INTERVIEW-Red Cross warns of Horn of Africa famine risk

by Megan Rowling | @meganrowling | Thomson Reuters Foundation
Thursday, 4 December 2008 18:24 GMT

POZNAN, Poland, Dec 4 (AlertNet) - The hunger crisis in the Horn of Africa is getting worse and could tip into famine if the next harvest fails, the head of the International Federation of Red Cross and Red Crescent Societies said on Thursday.

U.N. food aid is not reaching enough places affected by drought, and the Red Cross has decided to boost its response in the region urgently, IFRC secretary-general Bekele Geleta told AlertNet in an interview at U.N. climate change talks in Poland.

"The situation is deteriorating ... If the next harvest goes bad, it can very easily lead to famine," said Geleta, himself from Ethiopia.

Food production across the Horn of Africa has suffered because of poor rains while global food prices have risen. In Somalia, fighting between the government and Islamists has left millions hungry. Conflict also affects parts of Ethiopia.

In September, the United Nations estimated that nearly 17 million people were in urgent need of food and other aid across the Horn of Africa, with donors having contributed only half the $1.4 billion needed to feed them for the rest of the year.

The Red Cross has just completed an assessment of the food shortages in Ethiopia, Somalia, Kenya, Djibouti and Eritrea.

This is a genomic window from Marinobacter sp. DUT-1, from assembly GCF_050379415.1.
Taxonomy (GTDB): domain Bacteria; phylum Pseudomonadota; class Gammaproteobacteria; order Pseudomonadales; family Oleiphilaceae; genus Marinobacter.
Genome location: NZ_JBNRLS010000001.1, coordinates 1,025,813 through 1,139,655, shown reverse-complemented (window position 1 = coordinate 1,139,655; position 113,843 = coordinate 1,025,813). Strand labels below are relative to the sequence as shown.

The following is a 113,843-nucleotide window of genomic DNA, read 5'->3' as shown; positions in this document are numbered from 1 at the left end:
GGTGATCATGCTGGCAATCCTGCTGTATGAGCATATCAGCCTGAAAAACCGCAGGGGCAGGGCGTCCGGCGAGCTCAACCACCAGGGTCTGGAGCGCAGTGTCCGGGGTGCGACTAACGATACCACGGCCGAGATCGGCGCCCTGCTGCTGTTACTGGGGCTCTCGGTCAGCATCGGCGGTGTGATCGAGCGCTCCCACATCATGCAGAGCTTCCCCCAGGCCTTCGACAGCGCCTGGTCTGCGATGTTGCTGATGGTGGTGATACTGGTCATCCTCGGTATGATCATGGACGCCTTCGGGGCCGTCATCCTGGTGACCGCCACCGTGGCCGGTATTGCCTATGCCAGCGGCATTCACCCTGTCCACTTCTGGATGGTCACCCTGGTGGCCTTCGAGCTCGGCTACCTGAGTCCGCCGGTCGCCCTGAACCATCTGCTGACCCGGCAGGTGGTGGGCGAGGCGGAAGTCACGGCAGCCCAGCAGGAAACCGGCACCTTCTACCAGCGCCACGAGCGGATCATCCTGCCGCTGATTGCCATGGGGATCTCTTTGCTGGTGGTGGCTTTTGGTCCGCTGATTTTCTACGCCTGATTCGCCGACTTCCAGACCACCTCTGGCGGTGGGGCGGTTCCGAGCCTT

"We learned that the food situation is getting worse and worse, and that the reach of the (U.N.) World Food Programme is not really good enough -- probably because they have not had sufficient response to their appeal," Geleta said.

It said it had identified 600,000 people in remote areas of Ethiopia without access to food. It said it also planned to provide food and water to a further 400,000 people in Djibouti, Somalia and Kenya.

The Red Cross is expected to appeal next week for some 90 million Swiss francs ($75 million) to provide relief for 1 million people.


The Red Cross has joined forces with other U.N. agencies at the Dec. 1-12 climate change talks in Poland to urge governments to do more to reduce the risk of climate-related disasters like that affecting the Horn of Africa.

"We cannot separate climate change from disasters - actually they go very much together," said Geleta. "It is because of climate change that disasters are increasing in intensity and in the numbers they reach."

Geleta said global warming was a factor in the worsening droughts and floods the Horn of Africa has experienced in the past three decades, and more must be done to protect people.

"There is an absolute need for disaster risk reduction in Ethiopia - on the ecosystem side, on the water catchment side, on changing how people live , how people farm," he said.

Geleta said Ethiopians were helping themselves by replacing destroyed forests, planting vegetable gardens, and harvesting rain water. The government also runs a safety net programme that provides cash and food to around 7.5 million people in return for work on community projects.

But Geleta said there was a need for more financial resources and co-operation between aid agencies to build up

Ethiopia's ability to cope with climate change.

"Unless something in disaster risk reduction is started - and actually done and supported in a big way, we will face a really very serious situation - not just in the Horn, but in almost all of Africa," he said.

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